Monday, October 12, 2015 by usafeaturesmedia
(NationalSecurity.news) The FBI, in conjunction with European authorities, has disrupted a number of attempts by nuclear smugglers to sell radioactive materials to extremist organizations so they can build dirty bombs and set them off in Western cities.
As reported by The Associated Press (AP), at least four intercepts have taken place in the “backwaters of Eastern Europe,” after authorities caught up with gangs that are suspected to have ties to criminal elements in Russia as they sought to sell the nuclear material to Middle Eastern extremists.
The latest known case, the AP reported, came in February of this year, when authorities intercepted a smuggler offering a massive cache of deadly cesium – enough to contaminate several city blocks – while seeking a buyer from the Islamic State of Iraq and Syria.
The criminal organizations, with ties to the successor to Russia’s KGB, have developed a thriving nuclear materials black market in the small, impoverished Eastern European nation of Moldova, say investigators.
Though there have been arrests, the most worrisome aspect of this growing, deadly enterprise is that a number of kingpins managed to escape, while those arrested have not gotten long prison sentences and were soon freed to rejoin nuclear smuggling rings.
The AP obtained investigative case files from Moldovan police and judicial authorities in a bid to expose the dangerous rings and demonstrate how large the nuclear black market has gotten.
Those officials say that the breakdown in cooperation during the Obama Administration between Washington and Moscow has meant that it is now much more difficult to know where and how smugglers are moving portions of Russia’s vast store of radioactive materials. Officials say they have no idea how much of those materials have made it onto the black market, the AP reported.
“We can expect more of these cases,” Constantin Malic, a Moldovan police officer who investigated all four cases, told the newswire. “As long as the smugglers think they can make big money without getting caught, they will keep doing it.”
The AP further reported:
In wiretaps, videotaped arrests, photographs of bomb-grade material, documents and interviews, AP found a troubling vulnerability in the anti-smuggling strategy. From the first known Moldovan case in 2010 to the most recent one in February, a pattern has emerged: Authorities pounce on suspects in the early stages of a deal, giving the ringleaders a chance to escape with their nuclear contraband — an indication that the threat from the nuclear black market in the Balkans is far from under control.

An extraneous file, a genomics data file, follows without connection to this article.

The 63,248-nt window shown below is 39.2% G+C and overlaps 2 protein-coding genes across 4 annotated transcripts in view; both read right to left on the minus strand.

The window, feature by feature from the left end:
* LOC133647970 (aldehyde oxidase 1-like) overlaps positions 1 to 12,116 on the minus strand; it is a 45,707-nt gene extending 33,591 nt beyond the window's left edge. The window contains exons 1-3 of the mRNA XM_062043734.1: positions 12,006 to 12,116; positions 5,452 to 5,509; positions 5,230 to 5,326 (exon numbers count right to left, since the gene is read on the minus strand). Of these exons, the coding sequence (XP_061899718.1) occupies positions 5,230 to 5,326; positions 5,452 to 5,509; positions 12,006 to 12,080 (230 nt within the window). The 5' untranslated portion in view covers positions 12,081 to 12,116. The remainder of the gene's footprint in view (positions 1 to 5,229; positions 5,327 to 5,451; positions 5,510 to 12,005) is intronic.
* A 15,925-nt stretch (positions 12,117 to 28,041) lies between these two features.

Moreover, Moldovan authorities are not sure that suspects who got away were not holding onto the bulk of the nuclear materials, and they don’t know whether the smuggling rings, which are attempting to sell to enemies of the West, have already succeeded in transferring deadly nuclear materials to terrorists – and all at a time when ISIS has been clear about its pursuit of, and willingness to use, weapons of mass destruction.
The AP notes that the cases involved secretive meetings in a high-end nightclub, blueprints on how to manufacture dirty bombs and one nervous undercover investigator who “slammed vodka shots” before meeting with smugglers.
According to documents reviewed, informants and one police officer posing as a well-heeled gangster, complete with a Mercedes-Benz provided by the FBI – penetrated smuggling gangs. Police would then use a combo of tried-and-true undercover tactics and high-tech gear including radiation detectors and clothing that was threaded with recording devices.
“In the age of the Islamic State, it’s especially terrifying to have real smugglers of nuclear bomb material apparently making connections with real buyers,” Matthew Bunn, a Harvard professor who led a secret study for the Clinton Administration on the security of Russia’s nuclear arsenal, told The Associated Press.
According to wiretapped conversations provided by Moldovan authorities, investigators repeatedly uncovered plots targeting the United States. During one operation, a middleman told an informant posing as a buyer that it was vital that the smuggled uranium go to Arab extremists.
“He said to the informant on a wire: ‘I really want an Islamic buyer because they will bomb the Americans,'” said Malic.
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